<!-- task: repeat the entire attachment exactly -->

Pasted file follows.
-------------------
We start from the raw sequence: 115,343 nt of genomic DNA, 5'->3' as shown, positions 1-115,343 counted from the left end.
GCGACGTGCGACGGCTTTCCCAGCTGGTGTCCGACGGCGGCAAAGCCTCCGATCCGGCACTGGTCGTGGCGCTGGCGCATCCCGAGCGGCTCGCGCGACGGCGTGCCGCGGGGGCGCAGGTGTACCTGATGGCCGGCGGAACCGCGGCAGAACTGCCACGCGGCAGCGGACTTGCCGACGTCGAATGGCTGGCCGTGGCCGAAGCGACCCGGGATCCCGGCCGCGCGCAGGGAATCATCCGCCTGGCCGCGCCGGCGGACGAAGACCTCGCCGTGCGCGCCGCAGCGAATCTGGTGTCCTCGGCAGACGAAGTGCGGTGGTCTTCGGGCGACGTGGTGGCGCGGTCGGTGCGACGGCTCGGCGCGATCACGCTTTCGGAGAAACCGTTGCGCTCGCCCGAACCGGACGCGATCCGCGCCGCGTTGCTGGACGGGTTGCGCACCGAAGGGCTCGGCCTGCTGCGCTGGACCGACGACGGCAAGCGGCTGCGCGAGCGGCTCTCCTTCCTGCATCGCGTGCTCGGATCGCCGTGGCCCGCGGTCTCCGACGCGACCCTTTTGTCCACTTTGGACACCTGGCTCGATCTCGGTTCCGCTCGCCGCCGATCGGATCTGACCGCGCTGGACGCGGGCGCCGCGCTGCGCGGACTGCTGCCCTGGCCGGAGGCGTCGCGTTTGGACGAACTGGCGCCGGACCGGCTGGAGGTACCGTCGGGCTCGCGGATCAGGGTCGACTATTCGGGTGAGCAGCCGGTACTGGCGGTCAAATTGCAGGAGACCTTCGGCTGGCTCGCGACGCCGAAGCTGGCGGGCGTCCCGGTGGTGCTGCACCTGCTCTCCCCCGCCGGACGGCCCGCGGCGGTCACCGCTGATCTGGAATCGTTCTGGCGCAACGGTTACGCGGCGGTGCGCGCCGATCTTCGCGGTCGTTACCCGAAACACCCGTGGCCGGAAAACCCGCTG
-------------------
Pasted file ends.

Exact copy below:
We start from the raw sequence: 115,343 nt of genomic DNA, 5'->3' as shown, positions 1-115,343 counted from the left end.
GCGACGTGCGACGGCTTTCCCAGCTGGTGTCCGACGGCGGCAAAGCCTCCGATCCGGCACTGGTCGTGGCGCTGGCGCATCCCGAGCGGCTCGCGCGACGGCGTGCCGCGGGGGCGCAGGTGTACCTGATGGCCGGCGGAACCGCGGCAGAACTGCCACGCGGCAGCGGACTTGCCGACGTCGAATGGCTGGCCGTGGCCGAAGCGACCCGGGATCCCGGCCGCGCGCAGGGAATCATCCGCCTGGCCGCGCCGGCGGACGAAGACCTCGCCGTGCGCGCCGCAGCGAATCTGGTGTCCTCGGCAGACGAAGTGCGGTGGTCTTCGGGCGACGTGGTGGCGCGGTCGGTGCGACGGCTCGGCGCGATCACGCTTTCGGAGAAACCGTTGCGCTCGCCCGAACCGGACGCGATCCGCGCCGCGTTGCTGGACGGGTTGCGCACCGAAGGGCTCGGCCTGCTGCGCTGGACCGACGACGGCAAGCGGCTGCGCGAGCGGCTCTCCTTCCTGCATCGCGTGCTCGGATCGCCGTGGCCCGCGGTCTCCGACGCGACCCTTTTGTCCACTTTGGACACCTGGCTCGATCTCGGTTCCGCTCGCCGCCGATCGGATCTGACCGCGCTGGACGCGGGCGCCGCGCTGCGCGGACTGCTGCCCTGGCCGGAGGCGTCGCGTTTGGACGAACTGGCGCCGGACCGGCTGGAGGTACCGTCGGGCTCGCGGATCAGGGTCGACTATTCGGGTGAGCAGCCGGTACTGGCGGTCAAATTGCAGGAGACCTTCGGCTGGCTCGCGACGCCGAAGCTGGCGGGCGTCCCGGTGGTGCTGCACCTGCTCTCCCCCGCCGGACGGCCCGCGGCGGTCACCGCTGATCTGGAATCGTTCTGGCGCAACGGTTACGCGGCGGTGCGCGCCGATCTTCGCGGTCGTTACCCGAAACACCCGTGGCCGGAAAACCCGCTG